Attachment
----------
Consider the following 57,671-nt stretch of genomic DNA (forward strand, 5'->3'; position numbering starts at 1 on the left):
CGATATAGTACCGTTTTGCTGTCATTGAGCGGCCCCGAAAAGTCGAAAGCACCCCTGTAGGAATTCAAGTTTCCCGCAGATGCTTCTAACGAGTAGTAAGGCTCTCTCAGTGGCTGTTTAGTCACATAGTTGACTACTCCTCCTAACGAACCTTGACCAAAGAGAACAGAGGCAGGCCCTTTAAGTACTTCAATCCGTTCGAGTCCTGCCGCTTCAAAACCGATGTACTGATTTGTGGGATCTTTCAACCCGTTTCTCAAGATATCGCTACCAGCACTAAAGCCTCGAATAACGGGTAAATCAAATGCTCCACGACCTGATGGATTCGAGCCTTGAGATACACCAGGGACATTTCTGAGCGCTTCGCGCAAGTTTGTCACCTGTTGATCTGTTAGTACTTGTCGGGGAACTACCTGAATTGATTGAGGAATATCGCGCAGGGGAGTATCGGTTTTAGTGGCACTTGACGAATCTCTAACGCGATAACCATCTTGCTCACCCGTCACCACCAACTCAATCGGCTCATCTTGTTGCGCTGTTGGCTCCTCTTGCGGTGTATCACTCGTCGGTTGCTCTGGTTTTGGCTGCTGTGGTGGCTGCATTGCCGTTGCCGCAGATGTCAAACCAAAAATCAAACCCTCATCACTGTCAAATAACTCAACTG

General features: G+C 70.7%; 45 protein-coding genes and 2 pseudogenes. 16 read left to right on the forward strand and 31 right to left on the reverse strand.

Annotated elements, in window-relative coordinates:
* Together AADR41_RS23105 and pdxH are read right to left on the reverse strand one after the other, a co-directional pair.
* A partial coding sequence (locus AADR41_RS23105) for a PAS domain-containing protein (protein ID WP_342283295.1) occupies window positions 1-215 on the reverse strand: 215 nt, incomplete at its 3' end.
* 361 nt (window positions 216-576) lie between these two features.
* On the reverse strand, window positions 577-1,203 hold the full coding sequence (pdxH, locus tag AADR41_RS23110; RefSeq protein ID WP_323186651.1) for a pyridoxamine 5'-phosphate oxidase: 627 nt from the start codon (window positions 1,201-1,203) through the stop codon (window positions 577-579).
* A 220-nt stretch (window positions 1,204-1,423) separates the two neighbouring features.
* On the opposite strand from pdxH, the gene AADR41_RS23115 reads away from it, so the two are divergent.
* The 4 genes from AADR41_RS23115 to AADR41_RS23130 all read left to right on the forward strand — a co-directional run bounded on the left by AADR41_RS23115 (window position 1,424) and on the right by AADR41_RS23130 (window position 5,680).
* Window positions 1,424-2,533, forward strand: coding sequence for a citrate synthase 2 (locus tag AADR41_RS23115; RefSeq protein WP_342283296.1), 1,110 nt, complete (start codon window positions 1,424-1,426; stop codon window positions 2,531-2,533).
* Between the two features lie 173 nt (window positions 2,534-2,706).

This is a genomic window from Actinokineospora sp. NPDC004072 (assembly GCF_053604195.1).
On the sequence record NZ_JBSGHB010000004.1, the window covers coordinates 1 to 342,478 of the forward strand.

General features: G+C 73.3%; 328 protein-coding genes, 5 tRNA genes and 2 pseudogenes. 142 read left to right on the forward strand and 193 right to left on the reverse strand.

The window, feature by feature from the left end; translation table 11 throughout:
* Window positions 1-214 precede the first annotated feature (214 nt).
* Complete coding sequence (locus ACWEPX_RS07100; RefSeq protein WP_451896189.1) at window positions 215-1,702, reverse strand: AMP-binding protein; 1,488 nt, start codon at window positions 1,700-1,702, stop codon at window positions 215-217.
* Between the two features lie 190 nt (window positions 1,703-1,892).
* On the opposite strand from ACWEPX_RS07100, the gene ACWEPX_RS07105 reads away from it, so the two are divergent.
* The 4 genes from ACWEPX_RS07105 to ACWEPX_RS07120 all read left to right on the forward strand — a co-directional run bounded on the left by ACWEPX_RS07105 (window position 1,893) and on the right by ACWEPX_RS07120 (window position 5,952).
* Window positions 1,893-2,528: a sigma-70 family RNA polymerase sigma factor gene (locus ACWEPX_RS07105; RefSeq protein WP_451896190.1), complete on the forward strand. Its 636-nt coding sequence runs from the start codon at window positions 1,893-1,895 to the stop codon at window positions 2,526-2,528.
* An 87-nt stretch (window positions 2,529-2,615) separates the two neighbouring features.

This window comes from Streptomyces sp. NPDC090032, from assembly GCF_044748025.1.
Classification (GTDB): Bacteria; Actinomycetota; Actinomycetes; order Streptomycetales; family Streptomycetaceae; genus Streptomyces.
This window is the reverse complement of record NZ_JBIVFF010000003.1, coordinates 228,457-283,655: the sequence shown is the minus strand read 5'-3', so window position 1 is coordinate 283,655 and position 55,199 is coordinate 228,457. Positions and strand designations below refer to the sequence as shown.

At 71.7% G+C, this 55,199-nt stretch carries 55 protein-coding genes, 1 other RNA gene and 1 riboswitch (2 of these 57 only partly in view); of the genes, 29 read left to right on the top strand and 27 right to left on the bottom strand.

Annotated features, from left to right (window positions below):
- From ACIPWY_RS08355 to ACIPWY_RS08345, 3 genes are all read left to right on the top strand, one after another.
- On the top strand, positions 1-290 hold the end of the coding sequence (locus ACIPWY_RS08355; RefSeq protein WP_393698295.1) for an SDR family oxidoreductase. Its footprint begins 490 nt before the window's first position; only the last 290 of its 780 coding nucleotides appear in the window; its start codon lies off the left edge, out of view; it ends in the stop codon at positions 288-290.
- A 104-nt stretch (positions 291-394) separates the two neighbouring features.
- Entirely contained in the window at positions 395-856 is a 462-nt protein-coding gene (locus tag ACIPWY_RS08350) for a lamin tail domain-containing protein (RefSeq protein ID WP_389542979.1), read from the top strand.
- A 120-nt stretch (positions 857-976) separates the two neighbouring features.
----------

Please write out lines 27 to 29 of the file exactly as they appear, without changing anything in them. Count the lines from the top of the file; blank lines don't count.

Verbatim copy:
This window is the reverse complement of record NZ_JBIVFF010000003.1, coordinates 228,457-283,655: the sequence shown is the minus strand read 5'-3', so window position 1 is coordinate 283,655 and position 55,199 is coordinate 228,457. Positions and strand designations below refer to the sequence as shown.

At 71.7% G+C, this 55,199-nt stretch carries 55 protein-coding genes, 1 other RNA gene and 1 riboswitch (2 of these 57 only partly in view); of the genes, 29 read left to right on the top strand and 27 right to left on the bottom strand.

Annotated features, from left to right (window positions below):